One Night Wilderness: Portland: Top Backcountry Getaways Within Three Hours of the City

One Night Wilderness: Portland: Top Backcountry Getaways Within Three Hours of the City

by Becky Ohlsen, Douglas Lorain

Hardcover(2nd Revised ed.)

$34.95
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Overview

Your Portland, Oregon, Backpacking Adventure Begins Here

Spend a night or a weekend in the wilderness. Experience the mountains, coast, old-growth forests, gorges, and canyonlands of Oregon and Washington. Local authors Becky Ohlsen and Douglas Lorain guide you to a spectrum of one- and two-night backpacking trips—from short hikes to extended treks of 20 miles.

Explore the Columbia River Gorge, Coast Range, Clackamas River country, Mount Jefferson, and southern Olympic Mountains. Take in the majestic views of the Pacific Northwest’s signature volcanic peaks: Mount Hood, Mount Adams, Mount St. Helens, and Mount Rainier. The Portland area is a short jaunt from boundless backpacking opportunities, so get away from the city hubbub to rejuvenate in nature.

Inside You’ll Find

  • 58 featured trips within more than 3 hours of Portland, plus 40 bonus trips
  • Detailed trail descriptions, permit requirements, and more
  • Easy-to-follow maps with directions to backcountry campsites
  • Author ratings for each trip’s scenery, difficulty, and solitude
  • Advice for beginner backpackers and tips for backpacking with children
  • Author recommendations on which trips are great for kids or are dog-friendly

Product Details

ISBN-13: 9781643590516
Publisher: Wilderness Press
Publication date: 02/18/2020
Series: One Night Wilderness
Edition description: 2nd Revised ed.
Pages: 240
Product dimensions: 5.50(w) x 8.50(h) x (d)

About the Author

Becky Ohlsen has lived in Portland since 1995. She is a freelance writer and editor who has contributed to a variety of publications, including the Pulitzer Prize–winning newsweekly “Willamette Week,” “The Oregonian,” “Portland Monthly” and Lonely Planet, for which she has written several guidebooks about Scandinavia and the Pacific Northwest. She is also the author of new editions of “Backpacking Oregon,” “Best Tent Camping: Oregon,” and “One Night Wilderness: Portland,” all published by AdventureKEEN.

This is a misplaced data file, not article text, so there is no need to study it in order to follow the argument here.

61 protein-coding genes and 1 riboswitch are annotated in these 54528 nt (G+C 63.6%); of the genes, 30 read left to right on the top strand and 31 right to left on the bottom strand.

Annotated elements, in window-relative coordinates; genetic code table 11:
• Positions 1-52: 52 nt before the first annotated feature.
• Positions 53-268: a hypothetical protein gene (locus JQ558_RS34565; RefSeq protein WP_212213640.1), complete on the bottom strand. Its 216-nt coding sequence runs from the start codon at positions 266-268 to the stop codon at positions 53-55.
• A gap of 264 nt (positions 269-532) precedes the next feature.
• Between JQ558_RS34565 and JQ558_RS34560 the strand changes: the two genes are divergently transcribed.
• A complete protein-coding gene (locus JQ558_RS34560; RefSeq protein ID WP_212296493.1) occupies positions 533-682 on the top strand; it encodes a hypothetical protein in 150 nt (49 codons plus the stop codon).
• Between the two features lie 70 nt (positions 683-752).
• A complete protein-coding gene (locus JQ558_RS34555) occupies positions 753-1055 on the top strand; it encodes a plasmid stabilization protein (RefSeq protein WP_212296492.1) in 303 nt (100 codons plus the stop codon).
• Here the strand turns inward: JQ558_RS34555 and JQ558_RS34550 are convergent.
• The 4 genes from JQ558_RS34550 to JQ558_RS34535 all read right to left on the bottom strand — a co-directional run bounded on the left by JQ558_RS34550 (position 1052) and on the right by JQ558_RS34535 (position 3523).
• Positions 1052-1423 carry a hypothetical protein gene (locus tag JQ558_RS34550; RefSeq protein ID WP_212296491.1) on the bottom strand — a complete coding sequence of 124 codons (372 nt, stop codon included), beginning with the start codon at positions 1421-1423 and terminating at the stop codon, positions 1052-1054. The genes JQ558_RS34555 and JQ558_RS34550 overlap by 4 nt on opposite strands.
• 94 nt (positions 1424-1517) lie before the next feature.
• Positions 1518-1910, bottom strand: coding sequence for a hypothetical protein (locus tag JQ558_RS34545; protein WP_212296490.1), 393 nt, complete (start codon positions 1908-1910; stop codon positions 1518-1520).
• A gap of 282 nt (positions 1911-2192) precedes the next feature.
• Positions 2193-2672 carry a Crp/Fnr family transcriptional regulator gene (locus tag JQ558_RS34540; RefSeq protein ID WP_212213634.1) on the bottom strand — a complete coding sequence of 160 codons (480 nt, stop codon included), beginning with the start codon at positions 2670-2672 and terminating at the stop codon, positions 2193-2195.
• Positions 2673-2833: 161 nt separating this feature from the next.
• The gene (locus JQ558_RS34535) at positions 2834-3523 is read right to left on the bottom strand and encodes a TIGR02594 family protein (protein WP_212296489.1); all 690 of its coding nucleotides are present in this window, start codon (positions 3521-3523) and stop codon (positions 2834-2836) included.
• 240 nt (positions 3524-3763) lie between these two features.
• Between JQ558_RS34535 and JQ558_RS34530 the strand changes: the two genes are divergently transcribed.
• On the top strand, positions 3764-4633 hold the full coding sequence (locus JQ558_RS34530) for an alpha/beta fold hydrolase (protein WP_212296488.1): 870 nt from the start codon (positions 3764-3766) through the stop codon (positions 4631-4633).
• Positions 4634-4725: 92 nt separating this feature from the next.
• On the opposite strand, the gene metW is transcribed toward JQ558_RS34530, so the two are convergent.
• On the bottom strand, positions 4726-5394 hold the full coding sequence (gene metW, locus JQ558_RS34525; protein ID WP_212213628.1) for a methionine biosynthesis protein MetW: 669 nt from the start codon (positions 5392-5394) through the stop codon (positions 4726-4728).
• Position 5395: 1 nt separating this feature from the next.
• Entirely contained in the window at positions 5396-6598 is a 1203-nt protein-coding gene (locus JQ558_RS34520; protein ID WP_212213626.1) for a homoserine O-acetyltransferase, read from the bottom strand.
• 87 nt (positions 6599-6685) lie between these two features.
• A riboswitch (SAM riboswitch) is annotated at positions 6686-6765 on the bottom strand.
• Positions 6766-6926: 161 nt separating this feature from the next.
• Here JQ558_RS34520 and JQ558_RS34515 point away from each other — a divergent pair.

Douglas Lorain moved with his family to the Pacific Northwest in 1969, and he has been obsessively hitting the trails of his home region ever since. Spurred by an unquenchable thirst for new trails to explore and a great enthusiasm for backpacking, he has now hiked more than 30,000 miles through every corner of the American Northwest and many thousands more in other western states and Canadian provinces. Despite a history that includes being bitten by a rattlesnake, being shot at by a hunter, being charged by grizzly bears (twice!), and donating gallons of blood to mosquitoes, Lorain claims that he wouldn’t trade one moment of it because he has also been blessed to see some of the most beautiful scenery on Earth. His books for Wilderness Press include “Afoot & Afield: Portland/Vancouver,” “Backpacking Idaho,” “Backpacking Oregon,” “Backpacking Washington,” “Backpacking Wyoming,” “One Best Hike: Mount Rainier’s Wonderland Trail,” “One Night Wilderness: Portland,” and “Top Trails: Olympic National Park & Vicinity.” Lorain is a photographer and recipient of the National Outdoor Book Award. His photographs have appeared in numerous magazines, calendars, and books.

Read an Excerpt

Silver Star Mountain

  • Ratings: Scenery 8, Difficulty 7, Solitude 6
  • Round-Trip Distance: 12.5 miles
  • Elevation Gain: 2,600 feet
  • Optional Maps: Green Trails Bridal Veil (No. 428) and Lookout Mountain
  • Usually Open: Mid-May to mid-November
  • Best Times: Mid-June to Mid-July; October
  • Agency: Mount St. Helens National Volcanic Monument, 360-449-7800, fs.usda.gov/giffordpinchot
  • Permit: None

Highlights

As seen from Portland, Silver Star Mountain is that long, brownish ridge to the northeast that frustratingly blocks the view of Mt. Adams. But once you’re standing on this ridge, nothing obstructs the views, and you can see not only Mt. Adams but pretty much everything else for 50 miles in any direction. And it’s not just the views that make a visit here worthwhile. In 1902, the massive Yacolt Burn swept over this peak, killing nearly all the trees. The forests never grew back, so despite its relatively low elevation, the peak has an open, almost alpine appearance, with plenty of sunshine to nourish thousands of acres of wildflowers in June and July. Those same alpine-like meadows turn a burnished red-gold in the fall, which also means cooler temperatures and no bugs. Most hikers who visit this area make it a dayhike. But a campsite near a little-known spring just southwest of the summit allows backpackers to spend the night, watch a terrific sunset, and even see the lights of Portland twinkling far below.

Several routes lead to the summit, and every one of them is outstanding, but most require a high-clearance 4WD vehicle to access. The main Silver Star trailhead has become impossible to reach without 4WD, so we’re recommending the longer and even more scenic trail that starts from the Bluff Mountain trailhead to the east (still not a great road, but manageable if you drive carefully).

Getting There